Planning reforms 'to hit OAP homes'
Monday 17 October 2011
A group of leading housing providers today warned the Government its proposed planning changes will fail to deliver enough homes for older people.
Chief executives from from developers Anchor, McCarthy & Stone, Audley Retirement and Housing 21, signed a joint letter saying that the draft National Planning Policy Framework did not address the care needs of the UK's ageing population.
The Government was told that two thirds of planning applications for new retirement housing schemes were refused first time round, while fewer than half of councils had housing strategies for older people.
Howard Phillips, chief executive of McCarthy & Stone, said: "We are pleased with the Government's overall approach but it does not go far enough to deliver the sea change in policy that is required to build more specialist housing for older people.
"If we are serious about providing suitable housing for older people to live in while addressing their care and support needs, it's vital the Government looks at making changes."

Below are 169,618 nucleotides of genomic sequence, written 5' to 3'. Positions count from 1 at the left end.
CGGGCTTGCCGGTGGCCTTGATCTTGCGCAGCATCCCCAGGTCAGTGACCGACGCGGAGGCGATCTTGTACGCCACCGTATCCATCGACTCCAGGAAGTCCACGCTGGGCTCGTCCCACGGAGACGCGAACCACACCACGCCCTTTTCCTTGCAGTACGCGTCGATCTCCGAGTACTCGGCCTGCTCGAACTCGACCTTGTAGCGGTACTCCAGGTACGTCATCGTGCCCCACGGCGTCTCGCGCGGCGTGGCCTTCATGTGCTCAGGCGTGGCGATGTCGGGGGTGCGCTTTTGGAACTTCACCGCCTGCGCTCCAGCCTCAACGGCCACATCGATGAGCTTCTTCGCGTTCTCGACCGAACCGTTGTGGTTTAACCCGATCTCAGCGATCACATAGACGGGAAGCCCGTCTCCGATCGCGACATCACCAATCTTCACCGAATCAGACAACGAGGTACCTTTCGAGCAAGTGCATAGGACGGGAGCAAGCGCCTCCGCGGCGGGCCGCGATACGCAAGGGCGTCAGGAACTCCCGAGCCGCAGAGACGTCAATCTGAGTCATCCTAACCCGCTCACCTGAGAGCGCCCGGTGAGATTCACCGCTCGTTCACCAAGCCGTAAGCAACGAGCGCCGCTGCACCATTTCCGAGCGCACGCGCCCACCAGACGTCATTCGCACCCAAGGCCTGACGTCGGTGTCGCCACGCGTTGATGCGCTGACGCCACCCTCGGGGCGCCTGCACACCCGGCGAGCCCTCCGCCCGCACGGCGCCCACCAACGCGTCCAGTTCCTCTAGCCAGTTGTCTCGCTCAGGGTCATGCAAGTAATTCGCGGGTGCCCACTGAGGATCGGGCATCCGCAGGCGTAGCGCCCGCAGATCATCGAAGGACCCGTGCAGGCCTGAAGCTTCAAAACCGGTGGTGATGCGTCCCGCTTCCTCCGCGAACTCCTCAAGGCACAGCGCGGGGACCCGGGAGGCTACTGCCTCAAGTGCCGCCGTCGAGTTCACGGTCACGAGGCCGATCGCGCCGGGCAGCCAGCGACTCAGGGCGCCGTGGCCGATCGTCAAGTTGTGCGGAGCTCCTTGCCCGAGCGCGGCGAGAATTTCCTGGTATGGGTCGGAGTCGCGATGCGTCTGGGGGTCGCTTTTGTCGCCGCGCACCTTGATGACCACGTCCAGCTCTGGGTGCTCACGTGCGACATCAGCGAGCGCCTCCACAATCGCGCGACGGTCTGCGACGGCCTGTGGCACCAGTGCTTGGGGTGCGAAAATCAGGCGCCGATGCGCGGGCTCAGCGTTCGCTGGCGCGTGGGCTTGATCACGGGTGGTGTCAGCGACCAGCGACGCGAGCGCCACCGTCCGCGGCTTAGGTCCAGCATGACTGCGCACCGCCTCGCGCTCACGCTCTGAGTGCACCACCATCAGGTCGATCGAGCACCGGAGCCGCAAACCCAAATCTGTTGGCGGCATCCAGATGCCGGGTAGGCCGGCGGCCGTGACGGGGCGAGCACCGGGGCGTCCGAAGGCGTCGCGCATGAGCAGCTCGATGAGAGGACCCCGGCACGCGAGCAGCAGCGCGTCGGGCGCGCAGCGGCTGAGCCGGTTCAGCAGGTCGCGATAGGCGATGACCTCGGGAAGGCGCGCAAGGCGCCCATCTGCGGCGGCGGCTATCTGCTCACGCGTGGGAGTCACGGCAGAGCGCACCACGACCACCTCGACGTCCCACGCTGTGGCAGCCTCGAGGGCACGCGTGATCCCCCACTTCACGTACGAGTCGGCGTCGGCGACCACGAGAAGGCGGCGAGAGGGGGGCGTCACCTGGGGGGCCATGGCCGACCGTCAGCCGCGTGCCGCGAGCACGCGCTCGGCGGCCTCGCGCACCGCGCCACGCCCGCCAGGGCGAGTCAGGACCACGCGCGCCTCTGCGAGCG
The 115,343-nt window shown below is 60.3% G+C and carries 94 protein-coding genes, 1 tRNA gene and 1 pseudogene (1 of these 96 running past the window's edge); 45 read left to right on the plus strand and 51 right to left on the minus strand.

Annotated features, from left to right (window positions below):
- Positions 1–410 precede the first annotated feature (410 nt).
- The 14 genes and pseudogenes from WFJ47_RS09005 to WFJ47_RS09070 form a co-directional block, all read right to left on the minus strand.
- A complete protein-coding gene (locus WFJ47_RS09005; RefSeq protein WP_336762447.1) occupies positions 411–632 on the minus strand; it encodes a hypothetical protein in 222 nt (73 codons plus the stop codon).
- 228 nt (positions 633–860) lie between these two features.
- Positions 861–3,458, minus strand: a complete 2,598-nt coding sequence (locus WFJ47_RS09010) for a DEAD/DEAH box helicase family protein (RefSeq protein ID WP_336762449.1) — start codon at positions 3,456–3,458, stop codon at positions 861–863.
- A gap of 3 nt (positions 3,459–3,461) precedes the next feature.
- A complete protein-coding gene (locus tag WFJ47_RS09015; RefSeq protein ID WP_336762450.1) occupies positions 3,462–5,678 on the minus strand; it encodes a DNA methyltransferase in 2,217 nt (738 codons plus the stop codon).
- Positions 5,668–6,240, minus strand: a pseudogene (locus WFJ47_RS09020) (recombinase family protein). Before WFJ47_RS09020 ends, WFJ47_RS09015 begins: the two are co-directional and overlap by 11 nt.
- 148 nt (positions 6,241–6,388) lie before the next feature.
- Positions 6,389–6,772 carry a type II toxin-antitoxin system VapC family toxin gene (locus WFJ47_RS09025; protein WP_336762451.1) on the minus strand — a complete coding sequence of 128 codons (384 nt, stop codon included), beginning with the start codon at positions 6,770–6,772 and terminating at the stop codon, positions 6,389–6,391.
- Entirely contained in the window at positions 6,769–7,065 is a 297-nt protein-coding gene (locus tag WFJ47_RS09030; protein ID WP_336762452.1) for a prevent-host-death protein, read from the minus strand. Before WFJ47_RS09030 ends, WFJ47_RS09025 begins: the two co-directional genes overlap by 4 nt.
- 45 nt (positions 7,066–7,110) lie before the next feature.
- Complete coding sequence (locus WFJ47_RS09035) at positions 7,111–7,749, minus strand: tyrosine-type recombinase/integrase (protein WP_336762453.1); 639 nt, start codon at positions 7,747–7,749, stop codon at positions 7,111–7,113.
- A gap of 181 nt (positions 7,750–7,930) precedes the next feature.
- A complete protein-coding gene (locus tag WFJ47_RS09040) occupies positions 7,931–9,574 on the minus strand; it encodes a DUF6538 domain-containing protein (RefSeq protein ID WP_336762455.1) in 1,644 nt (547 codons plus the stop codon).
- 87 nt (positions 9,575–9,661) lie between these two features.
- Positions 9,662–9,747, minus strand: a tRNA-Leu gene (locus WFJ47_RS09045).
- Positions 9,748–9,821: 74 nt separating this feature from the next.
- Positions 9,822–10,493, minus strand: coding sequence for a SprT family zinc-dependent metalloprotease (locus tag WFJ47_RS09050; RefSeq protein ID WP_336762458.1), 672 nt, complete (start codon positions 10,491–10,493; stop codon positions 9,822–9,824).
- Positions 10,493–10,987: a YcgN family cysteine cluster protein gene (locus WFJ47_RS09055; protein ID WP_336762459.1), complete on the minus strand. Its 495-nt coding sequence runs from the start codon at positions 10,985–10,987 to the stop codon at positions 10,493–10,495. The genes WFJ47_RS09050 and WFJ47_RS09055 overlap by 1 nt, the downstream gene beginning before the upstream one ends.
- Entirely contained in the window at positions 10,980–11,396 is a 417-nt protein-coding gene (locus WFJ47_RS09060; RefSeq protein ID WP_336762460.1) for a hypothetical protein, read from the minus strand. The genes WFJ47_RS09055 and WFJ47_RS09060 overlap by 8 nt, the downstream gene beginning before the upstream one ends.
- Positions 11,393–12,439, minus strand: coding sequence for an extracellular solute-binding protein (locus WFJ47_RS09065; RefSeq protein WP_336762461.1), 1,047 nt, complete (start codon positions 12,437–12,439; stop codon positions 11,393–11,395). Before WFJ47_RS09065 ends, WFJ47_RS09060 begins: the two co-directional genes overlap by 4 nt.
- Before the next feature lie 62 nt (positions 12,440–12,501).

Jane Ashcroft, chief executive of Anchor, said: "There is a wealth of evidence demonstrating the relationship between appropriate housing and health in old age. More must be done to ensure people are able to enjoy their later years in homes which meet their needs."
Simon Walker, director general of the Institute of Directors (IoD), said: "The IoD strongly supports the Government's aim to produce a planning system which recognises the many benefits of development.
"The presumption in favour of sustainable development means that where applications fit with local plans, they should be granted as quickly as possible.
"Where plans are not in place, this should not be a reason for denying permission. Planning reform will provide a boost not only for developers and the construction industry, but also for businesses wishing to extend or improve their properties and for people wanting to buy their own homes.
"We are also pleased that the Government is trying to tackle the cost and uncertainty caused by the oppressive weight of current planning policy and guidance. The system has become unwieldy and almost impossible to approach for anyone who is not an expert."
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